But he knows that the research cannot be an end in itself. The data and results must be shared and critiqued with other researchers and physicians throughout the world.
Robertson also edits the medical journal Diabetes and sets up world conferences and oversees the results of work published on the large “posters” at conferences that summarize the research results. Filled with dense font, charts and numbers, the posters are set up on easels, like products offered by a vendor, for researchers to review and discuss.
It is all part of what scientists at NIH term “Translational Research.”
To improve human health, scientific discoveries must be translated into practical applications. Such discoveries typically begin in the lab with basic research — in which scientists study disease at a molecular or cellular level — then progress to the clinical level, or the patient’s “bedside.”
The work conducted at PNDRI is “wonderful translational work,” Robertson said.
Robertson was born in 1939 in North
Dakota. His mother was a nurse and his father was a physician who made house calls in a Model T. After completing a medical residency and fellowship at the UW, the doctor and his wife Peggy lived on Mercer Island between 1968 and 1983. They left for several years when he took a position in the Midwest then returned in 1997. They have three grown children and five grandchildren.
Robertson makes time to sing with a local music group, Promusica. On the rare occasions that he has time for himself, he listens to classical music and thinks of ways he can be more creative in his work.
A sense of urgency comes with any disease spreading across the population. Diabetes is no exception. The Centers of Disease Control in Atlanta states that if the diabetes epidemic continues at it current pace, one out of three children born in 2000 will develop diabetes in their lifetime.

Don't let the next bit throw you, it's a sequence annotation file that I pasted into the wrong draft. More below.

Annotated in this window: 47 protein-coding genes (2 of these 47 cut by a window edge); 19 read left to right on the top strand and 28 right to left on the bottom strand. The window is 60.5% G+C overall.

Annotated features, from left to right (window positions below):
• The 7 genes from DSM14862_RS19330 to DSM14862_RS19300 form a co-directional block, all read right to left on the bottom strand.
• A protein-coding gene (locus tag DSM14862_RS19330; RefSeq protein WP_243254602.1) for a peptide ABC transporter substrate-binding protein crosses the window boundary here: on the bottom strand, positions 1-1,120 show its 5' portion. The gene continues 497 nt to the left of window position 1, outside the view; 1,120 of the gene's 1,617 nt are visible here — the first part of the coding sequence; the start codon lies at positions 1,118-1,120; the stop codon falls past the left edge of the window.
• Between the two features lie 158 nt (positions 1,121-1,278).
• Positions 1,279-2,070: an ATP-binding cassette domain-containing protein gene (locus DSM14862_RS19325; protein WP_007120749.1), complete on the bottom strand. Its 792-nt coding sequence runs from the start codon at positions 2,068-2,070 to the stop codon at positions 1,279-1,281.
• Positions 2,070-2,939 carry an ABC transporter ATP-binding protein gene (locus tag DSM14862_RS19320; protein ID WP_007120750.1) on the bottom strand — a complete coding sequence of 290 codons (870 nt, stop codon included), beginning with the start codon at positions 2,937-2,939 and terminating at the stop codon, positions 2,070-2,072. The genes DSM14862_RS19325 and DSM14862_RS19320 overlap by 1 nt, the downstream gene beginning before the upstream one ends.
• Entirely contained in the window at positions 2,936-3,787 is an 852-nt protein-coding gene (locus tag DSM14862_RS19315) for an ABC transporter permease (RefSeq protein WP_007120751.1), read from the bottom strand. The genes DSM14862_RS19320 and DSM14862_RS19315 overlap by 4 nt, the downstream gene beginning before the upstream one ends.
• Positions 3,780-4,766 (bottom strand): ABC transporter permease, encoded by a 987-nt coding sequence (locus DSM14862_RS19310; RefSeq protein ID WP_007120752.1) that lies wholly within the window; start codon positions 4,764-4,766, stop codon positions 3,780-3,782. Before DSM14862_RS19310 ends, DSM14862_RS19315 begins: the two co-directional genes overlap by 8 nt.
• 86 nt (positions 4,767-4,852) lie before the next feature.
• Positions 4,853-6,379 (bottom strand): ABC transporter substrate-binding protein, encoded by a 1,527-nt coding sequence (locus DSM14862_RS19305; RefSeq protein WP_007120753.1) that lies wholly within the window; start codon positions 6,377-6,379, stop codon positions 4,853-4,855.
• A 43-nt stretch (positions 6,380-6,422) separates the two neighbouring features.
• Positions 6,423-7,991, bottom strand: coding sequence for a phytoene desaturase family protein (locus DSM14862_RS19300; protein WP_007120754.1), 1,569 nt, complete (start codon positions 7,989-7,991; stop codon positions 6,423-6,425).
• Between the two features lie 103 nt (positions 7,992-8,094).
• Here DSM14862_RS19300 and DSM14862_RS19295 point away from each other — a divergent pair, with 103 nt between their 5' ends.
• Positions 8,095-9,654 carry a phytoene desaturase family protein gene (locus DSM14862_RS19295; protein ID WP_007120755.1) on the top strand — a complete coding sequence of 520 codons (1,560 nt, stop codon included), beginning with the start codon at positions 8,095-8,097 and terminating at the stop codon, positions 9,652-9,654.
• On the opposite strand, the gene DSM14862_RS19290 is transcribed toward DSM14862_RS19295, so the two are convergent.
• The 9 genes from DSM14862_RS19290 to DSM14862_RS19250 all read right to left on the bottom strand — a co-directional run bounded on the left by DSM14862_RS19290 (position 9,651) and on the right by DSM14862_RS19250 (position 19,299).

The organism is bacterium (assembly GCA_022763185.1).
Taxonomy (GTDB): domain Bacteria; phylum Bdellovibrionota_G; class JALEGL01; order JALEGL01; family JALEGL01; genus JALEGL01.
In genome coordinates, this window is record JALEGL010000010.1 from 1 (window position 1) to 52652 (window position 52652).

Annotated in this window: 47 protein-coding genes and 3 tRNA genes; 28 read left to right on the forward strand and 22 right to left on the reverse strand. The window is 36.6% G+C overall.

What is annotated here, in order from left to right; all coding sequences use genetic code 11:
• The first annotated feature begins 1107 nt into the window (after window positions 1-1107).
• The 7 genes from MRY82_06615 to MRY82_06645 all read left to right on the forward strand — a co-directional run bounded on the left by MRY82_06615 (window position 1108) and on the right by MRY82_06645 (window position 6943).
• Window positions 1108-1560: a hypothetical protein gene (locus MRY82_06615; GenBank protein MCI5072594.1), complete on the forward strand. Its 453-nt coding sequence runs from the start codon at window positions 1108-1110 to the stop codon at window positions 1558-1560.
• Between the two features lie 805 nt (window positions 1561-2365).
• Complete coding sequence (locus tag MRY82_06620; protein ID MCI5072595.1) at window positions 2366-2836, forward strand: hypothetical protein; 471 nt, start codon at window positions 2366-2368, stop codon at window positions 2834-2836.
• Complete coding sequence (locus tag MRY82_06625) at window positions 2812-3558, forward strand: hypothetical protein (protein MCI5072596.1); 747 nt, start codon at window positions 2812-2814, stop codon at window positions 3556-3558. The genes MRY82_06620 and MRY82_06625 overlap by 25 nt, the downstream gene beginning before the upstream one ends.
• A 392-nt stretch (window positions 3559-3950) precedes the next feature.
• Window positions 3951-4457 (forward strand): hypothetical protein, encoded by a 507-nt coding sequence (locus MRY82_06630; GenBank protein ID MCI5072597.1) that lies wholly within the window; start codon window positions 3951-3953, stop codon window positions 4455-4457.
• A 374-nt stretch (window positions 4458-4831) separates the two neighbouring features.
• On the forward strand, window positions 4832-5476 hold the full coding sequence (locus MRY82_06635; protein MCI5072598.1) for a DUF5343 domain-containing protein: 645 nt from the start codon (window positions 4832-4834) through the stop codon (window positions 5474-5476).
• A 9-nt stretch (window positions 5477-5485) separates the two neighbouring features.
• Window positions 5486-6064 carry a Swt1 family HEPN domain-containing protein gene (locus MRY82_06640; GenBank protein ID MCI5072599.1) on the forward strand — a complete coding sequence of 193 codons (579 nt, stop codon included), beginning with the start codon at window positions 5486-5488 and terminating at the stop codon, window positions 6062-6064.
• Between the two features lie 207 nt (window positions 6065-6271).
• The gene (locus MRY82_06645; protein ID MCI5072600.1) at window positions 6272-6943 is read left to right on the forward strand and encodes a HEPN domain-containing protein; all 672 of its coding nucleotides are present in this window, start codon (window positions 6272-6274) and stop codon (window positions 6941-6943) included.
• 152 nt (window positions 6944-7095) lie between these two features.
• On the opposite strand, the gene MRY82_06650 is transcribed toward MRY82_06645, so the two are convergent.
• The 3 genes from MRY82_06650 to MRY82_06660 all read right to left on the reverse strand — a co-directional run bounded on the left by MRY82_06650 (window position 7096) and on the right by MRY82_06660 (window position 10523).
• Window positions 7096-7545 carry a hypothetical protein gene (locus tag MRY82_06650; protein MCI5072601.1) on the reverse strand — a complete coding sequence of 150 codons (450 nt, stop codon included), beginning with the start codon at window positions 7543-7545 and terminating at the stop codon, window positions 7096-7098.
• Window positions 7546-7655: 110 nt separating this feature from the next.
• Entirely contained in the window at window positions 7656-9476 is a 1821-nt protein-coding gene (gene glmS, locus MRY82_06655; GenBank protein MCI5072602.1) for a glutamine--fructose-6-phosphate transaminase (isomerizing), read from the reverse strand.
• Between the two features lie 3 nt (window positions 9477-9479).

And there is frustration.
Along with the rapid advance of diabetes, Robertson said he is disturbed that patients being diagnosed are younger and younger. He is concerned about the misunderstandings about who develops it and how dangerous it is.
“What is distressing is that the public does not recognize the seriousness of Type 2 diabetes.
And it is not just obesity that causes diabetes,” he explained. Diabetes is caused by a gene or combination of genes. Some 17 separate genes are involved in the onset of type 2 diabetes.
Just one in five people with the disease are obese, he notes. Obesity remains however a major a factor in the onset of diabetes.
Robertson knows exactly what is needed to keep the hope alive for the treatment of diabetes.
“What we need most are private sources of revenue to take up the slack in diminishing support from NIH that all walks of scientists have experienced over the past eight years.
The single most important factor in our research is attracting young, new talent who are excited about discovery and enamored with preventing and curing diabetes,” he said.
“I am a discovery-oriented person,” he said. “That is where the hope is.”
The Benaroya Research Institute at Virginia Mason focuses on immune diseases in general, including type 1 diabetes. PNDRI focuses on all types of diabetes, including type 2 which constitutes 95 percent of all diabetes and especially affects underserved populations.
For more information on PNDRI, go to www.PNRI.org.Contact Mercer Island Reporter Editor Mary L. Grady at firstname.lastname@example.org or (206) 232-1215 ext. 1050.